On Monday, the Uber announced that it will stop development of it self-driving trucks fleet in order to focus its efforts on self-driving cars. Employees who had been working in this division will be transferred to Uber’s self-driving car operation, while the company’s on-demand logistics project Uber Freight will not be affected by this decision.

      “We’ve decided to stop development on our self-driving truck program and move forward exclusively with cars,” said Eric Meyhofer, head of the Uber Advanced Technologies Group.

      “We recently took the important step of returning to public roads in Pittsburgh, and as we look to continue that momentum, we believe having our entire team’s energy and expertise focused on this effort is the best path forward.”

      Uber Freight

      In 2016, Uber acquired the self-driving truck startup Otto, with the idea of uniting self-driving trucks and truck drivers to move freight around the country.

      In March, Uber began putting those trucks on the roads in Arizona, though they had been quietly testing the program in the Grand Canyon since November.

      “In order to provide digital services in the physical world, we must build sophisticated logistics, artificial intelligence, and robotic systems that serve and elevate humanity,” said Travis Kalanick, Uber’s then-CEO and founder.

      “Together, we have one of the strongest autonomous and engineering groups in the word; self-driving trucks and cars that are already on the road thanks to Otto and Uber Advanced Technologies Center in Pittsburgh; the practical experience that comes from running ridesharing and delivery services in hundreds of cities; with the data and intelligence that comes from doing 1.2 billion miles on the road every month.”

      With Uber’s self-driving trucks, the automated system takes control of the vehicle’s accelerating, braking, and steering, but a driver behind the wheel monitors the driving and is ready to take over should something go wrong. Additionally, the trucks come with hardware, software, and sensors designed to detect obstacles, identify the best navigation paths, and interpret relevant signage.

      Controversy

      Nine months after Uber acquired Otto, the rideshare giant was involved in a lawsuit with Waymo, the former Google self-driving project. Waymo accused former Google engineer and Otto co-founder Anthony Levandowski of devising a plan that spilled trade secrets related to Waymo’s developing technologies, and ultimately using it to start Otto.

      The lawsuit alleged that Levandowski downloaded over 14,000 confidential and proprietary files before his resignation, and that he was using Waymo’s initiatives to benefit Otto -- and Uber. While Uber fired Levandowski, the two parties reached a settlement out of court.

      Recent successes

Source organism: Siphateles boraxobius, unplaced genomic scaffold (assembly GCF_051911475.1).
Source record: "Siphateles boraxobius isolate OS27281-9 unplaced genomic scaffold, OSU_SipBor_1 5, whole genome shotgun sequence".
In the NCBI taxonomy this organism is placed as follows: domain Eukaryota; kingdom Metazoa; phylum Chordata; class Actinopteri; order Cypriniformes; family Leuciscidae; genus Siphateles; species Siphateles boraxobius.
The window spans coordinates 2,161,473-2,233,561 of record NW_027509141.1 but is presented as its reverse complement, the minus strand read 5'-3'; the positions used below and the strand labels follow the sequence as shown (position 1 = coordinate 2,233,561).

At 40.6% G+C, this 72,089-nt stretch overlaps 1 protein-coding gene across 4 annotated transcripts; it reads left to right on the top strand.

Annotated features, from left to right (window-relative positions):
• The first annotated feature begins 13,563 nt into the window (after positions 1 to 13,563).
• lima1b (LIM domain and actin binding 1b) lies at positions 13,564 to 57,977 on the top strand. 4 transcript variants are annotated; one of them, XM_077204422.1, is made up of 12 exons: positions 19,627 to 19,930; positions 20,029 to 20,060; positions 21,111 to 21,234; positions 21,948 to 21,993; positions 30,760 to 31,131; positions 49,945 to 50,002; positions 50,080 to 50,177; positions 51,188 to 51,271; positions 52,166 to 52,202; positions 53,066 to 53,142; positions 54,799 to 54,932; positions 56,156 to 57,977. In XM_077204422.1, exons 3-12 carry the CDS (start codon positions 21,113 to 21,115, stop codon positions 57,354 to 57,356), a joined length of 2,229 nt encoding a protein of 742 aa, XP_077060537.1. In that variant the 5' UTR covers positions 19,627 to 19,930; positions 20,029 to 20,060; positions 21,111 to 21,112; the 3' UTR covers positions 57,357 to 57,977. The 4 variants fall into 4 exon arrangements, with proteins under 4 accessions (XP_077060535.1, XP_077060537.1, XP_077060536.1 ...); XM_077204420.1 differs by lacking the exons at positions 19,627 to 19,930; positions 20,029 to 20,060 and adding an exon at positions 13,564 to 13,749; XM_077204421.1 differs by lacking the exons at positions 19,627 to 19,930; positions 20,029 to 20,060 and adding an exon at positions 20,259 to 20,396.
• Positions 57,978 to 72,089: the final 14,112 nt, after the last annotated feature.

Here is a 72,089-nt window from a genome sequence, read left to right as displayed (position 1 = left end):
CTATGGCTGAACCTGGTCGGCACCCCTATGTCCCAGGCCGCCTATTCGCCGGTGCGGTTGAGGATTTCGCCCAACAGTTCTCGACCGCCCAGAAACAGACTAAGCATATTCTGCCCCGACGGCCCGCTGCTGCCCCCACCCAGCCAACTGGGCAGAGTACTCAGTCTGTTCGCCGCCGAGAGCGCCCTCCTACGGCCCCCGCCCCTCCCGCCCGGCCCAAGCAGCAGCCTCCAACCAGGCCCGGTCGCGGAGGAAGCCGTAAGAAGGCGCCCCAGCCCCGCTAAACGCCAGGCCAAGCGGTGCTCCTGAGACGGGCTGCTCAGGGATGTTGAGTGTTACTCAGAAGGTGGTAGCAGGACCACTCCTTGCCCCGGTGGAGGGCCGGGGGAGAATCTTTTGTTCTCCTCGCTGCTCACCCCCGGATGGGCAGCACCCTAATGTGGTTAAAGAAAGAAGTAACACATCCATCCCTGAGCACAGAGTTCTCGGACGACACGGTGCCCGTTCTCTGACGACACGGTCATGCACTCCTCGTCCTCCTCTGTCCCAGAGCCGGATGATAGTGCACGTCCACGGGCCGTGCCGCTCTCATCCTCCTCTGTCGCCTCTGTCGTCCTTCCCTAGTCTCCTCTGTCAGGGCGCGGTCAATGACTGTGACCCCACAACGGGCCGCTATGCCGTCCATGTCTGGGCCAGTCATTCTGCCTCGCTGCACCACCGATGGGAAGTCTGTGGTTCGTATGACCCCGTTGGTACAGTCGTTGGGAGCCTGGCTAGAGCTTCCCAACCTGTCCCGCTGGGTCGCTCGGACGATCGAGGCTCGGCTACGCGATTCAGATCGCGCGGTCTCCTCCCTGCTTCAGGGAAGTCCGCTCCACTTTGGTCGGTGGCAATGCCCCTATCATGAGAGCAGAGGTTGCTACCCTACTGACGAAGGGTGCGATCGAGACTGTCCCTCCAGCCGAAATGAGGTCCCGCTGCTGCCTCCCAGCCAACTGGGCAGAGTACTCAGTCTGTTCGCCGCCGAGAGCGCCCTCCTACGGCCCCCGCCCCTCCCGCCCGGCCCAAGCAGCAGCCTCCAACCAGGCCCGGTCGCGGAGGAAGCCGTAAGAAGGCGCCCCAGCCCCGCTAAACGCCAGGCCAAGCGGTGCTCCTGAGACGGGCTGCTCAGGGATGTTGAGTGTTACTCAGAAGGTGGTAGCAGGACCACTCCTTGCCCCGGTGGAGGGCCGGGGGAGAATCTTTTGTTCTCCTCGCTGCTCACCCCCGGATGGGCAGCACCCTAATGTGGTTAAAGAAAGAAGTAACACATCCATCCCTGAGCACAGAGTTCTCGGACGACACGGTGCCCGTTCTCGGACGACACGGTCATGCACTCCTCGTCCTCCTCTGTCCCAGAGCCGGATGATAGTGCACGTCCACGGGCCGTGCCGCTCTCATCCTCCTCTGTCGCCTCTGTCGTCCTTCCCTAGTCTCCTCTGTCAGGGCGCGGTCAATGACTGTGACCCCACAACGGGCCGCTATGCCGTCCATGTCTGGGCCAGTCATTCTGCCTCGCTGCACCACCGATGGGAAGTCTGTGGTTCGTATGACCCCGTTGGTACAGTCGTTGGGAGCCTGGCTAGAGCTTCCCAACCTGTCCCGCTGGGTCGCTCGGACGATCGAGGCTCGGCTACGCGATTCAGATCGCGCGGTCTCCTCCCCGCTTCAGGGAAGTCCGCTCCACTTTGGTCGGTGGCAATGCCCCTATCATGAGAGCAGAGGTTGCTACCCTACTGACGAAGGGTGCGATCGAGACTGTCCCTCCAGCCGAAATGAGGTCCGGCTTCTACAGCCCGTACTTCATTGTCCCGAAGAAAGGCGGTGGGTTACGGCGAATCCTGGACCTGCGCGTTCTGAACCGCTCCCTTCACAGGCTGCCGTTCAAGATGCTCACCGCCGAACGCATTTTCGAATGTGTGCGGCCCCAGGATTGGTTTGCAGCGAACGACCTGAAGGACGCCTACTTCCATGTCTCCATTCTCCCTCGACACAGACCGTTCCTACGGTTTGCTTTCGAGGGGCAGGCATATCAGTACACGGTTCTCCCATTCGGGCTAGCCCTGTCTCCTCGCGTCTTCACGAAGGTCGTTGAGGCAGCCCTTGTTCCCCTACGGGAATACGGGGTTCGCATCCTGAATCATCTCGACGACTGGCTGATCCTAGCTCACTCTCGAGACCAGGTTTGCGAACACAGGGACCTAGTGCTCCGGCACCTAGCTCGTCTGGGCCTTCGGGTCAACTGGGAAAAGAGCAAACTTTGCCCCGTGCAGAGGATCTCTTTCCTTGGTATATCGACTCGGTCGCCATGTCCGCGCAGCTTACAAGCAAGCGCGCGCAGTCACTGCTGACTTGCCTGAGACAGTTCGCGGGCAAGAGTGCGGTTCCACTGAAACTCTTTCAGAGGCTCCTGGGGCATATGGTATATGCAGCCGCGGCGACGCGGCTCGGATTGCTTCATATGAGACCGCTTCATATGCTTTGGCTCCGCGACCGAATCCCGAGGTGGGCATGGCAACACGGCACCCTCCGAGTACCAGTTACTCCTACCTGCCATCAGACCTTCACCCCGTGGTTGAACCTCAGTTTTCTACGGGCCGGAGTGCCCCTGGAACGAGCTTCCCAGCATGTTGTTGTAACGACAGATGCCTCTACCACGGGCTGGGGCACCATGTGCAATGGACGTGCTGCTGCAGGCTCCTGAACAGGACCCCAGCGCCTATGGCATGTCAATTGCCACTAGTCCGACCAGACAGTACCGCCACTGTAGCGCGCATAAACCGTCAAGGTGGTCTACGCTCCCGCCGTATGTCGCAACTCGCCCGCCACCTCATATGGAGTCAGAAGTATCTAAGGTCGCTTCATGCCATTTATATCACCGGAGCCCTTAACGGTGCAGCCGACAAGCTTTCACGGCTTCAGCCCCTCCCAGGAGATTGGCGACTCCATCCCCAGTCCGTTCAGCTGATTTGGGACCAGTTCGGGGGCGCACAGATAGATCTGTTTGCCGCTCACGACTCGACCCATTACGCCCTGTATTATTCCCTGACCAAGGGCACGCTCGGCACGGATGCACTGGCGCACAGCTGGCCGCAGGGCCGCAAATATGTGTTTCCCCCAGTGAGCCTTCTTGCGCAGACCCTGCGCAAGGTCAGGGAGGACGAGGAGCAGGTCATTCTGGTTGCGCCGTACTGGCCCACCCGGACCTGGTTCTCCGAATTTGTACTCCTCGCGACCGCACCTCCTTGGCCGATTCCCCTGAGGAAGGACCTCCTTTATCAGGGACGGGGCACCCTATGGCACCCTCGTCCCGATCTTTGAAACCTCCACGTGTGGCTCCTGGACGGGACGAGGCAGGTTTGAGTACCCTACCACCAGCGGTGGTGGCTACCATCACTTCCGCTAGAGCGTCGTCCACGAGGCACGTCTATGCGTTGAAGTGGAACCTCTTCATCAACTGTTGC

Uber Freight started in just three regions in the country, and has since expanded to cover the entire continental United States. The operation is considered a viable revenue opportunity for the company, as it nearly tripled in size, with offices in both San Francisco and Chicago.

      “Rather than having two groups working side by side, focused on different vehicle platforms, I want us instead collaborating as one team,” Meyhofer said in an email to employees. “I know we’re all super proud of what the Trucks team has accomplished, and we continue to see the incredible promise of self-driving technology applied to moving freight across the country. But we believe delivering on self-driving for passenger applications first, and then bringing it to freight applications down the line, is the best path forward. For now, we need the focus of one team, with one clear objective.”

      On Monday, the Uber announced that it will stop development of it self-driving trucks fleet in order to focus its efforts on self-driving cars. Employees w...
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      It's now illegal to smoke in federal public housing units

      The government’s no smoking policy went into effect today

      A new no smoking policy went into effect today at all federal public housing units because of a 2016 Department of Housing and Urban Affairs (HUD) rule.

      The rule is designed to protect people in public housing from secondhand smoke. Advocates of the rule point out that federal housing is largely made up of multi-unit complexes, where occupants of one unit might be exposed to tobacco smoke from another.

      The rule mandates that lit cigarettes, cigars, and pipes can only be smoked at least 25 feet away from public housing units. Some municipalities may have stricter rules.

      Curtailing secondhand smoke

      In recent years, studies have shown that secondhand smoke can make its way throughout multifamily housing, moving from units occupied by smokers into units occupied by nonsmokers.

      The Centers for Disease Control and Prevention (CDC) recently conducted research that found most multi-unit housing residents had smoke-free homes, but nearly one-third of those residents said cigarette smoke from other areas of the building often entered their apartments.

      In 2006, the U.S. Surgeon General concluded that secondhand smoke increases the risk of serious respiratory problems and infections in children. It also said secondhand smoke can cause lung cancer and coronary heart disease in adult non-smokers.

      Anti-smoking groups approve

      In response to the new rule, an anti-smoking group called the Truth Initiative lauded regulators for stepping up and enacting protections for consumer health that include restrictions on more than just cigarettes.

      “We applaud HUD for also including waterpipe/hookah tobacco in its smoke-free policy,” the group said in a statement. “Hookah involves combustion, and hookah smoke exposes users to many of the same toxicants found in cigarette smoke, and may place users at risk for many of the same diseases as cigarette smokers.”